Tanya J. Peterson, MS, NCC
Hi Oyinloye,
This must be a frustrating, frightening, and/or confusing experience. Help is available. The first step is to see your doctor or a psychiatrist. They can listen to what you're experiencing and help you determine what's happening. Hearing or sensing people watching you or talking about you can be a symptom of a psychotic disorder. Thoughts of harming someone can also be connected to a psychotic disorder or be intrusive thoughts that can be part of OCD. These are not diagnoses but observations. Psychotic disorders and OCD are complex with other aspects involved. A doctor can work to determine exactly what you're experiencing and then treat it. These experiences are manageable once a doctor knows what's happening. They're there to help.
Tanya J. Peterson, MS, NCC
Hi Nik,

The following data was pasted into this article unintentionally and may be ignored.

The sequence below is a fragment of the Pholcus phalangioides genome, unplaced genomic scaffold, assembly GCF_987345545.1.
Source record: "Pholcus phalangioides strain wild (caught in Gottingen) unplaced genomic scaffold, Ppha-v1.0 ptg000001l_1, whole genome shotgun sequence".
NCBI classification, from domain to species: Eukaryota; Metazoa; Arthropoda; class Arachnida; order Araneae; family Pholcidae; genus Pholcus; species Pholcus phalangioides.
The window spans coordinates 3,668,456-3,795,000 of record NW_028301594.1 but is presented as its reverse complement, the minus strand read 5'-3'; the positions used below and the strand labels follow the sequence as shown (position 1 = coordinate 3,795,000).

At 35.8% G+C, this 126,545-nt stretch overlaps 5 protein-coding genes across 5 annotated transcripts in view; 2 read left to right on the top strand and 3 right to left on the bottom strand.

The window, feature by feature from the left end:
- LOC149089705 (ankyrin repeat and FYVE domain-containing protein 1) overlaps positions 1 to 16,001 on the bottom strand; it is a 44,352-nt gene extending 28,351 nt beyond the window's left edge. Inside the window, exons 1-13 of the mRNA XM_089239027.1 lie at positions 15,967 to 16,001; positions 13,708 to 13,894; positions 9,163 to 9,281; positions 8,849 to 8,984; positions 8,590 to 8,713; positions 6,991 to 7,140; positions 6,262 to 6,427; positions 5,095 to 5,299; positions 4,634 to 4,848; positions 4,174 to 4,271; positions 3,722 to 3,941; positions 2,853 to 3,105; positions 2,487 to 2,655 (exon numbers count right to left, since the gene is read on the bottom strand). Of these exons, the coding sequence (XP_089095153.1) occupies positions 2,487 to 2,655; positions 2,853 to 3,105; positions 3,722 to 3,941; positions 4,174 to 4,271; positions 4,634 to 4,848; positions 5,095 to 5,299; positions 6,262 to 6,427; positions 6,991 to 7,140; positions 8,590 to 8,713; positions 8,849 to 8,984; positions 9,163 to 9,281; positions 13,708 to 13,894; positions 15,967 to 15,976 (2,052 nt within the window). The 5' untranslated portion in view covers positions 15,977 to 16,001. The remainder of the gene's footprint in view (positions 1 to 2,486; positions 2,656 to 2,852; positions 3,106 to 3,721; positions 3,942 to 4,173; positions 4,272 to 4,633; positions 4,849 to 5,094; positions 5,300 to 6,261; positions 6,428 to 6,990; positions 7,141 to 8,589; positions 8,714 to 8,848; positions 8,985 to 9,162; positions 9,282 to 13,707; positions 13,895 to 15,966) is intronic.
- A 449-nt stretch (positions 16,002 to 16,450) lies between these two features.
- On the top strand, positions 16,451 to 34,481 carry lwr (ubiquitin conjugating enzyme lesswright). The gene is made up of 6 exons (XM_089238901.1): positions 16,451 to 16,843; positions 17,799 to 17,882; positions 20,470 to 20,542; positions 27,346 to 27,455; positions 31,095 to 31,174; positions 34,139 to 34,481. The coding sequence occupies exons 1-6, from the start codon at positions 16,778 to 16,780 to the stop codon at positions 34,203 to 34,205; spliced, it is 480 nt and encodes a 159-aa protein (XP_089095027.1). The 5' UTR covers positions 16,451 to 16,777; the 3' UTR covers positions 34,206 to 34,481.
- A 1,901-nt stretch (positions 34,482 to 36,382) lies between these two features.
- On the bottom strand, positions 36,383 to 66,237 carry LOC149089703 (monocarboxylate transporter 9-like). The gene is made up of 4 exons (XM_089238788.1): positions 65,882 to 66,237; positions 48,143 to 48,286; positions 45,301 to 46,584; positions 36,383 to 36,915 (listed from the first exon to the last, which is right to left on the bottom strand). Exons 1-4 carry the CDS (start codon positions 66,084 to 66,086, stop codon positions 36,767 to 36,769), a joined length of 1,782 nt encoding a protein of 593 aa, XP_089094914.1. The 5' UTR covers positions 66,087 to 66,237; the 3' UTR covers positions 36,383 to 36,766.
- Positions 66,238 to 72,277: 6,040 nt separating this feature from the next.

I'm sorry to read what you're experiencing. The three most important things to know right now is that you're life is not worthless, you are not a burden, and you can make it through this to enjoy life again. It's a process that takes patience, time, and the willingness to take action to get better (even when you don't feel up to it), but healing is possible. While I would never try to diagnose you, it does sound like you have symptoms of both anxiety and depression. These are tough to deal with, and when you're facing both they're even more difficult. Knowing this sometimes helps people feel a bit better because understanding that there isn't something wrong with you as a person (you're facing disorders that aren't part of who you are but are something you are experiencing). This article will give you some information about depression and anxiety: https://www.healthyplace.com/depression/anxiety-and-depression/relationship-between-depression-and-anxiety. Also, if you ever have overwhelming feelings that your life is worthless, please contact the National Suicide Prevention Lifeline http://suicidepreventionlifeline.org/ or 1-800-273-8255. You can chat online or on the phone. They listen, help you with information, and can even point you to local resources. They're there to help, and they don't think of anyone as a burden.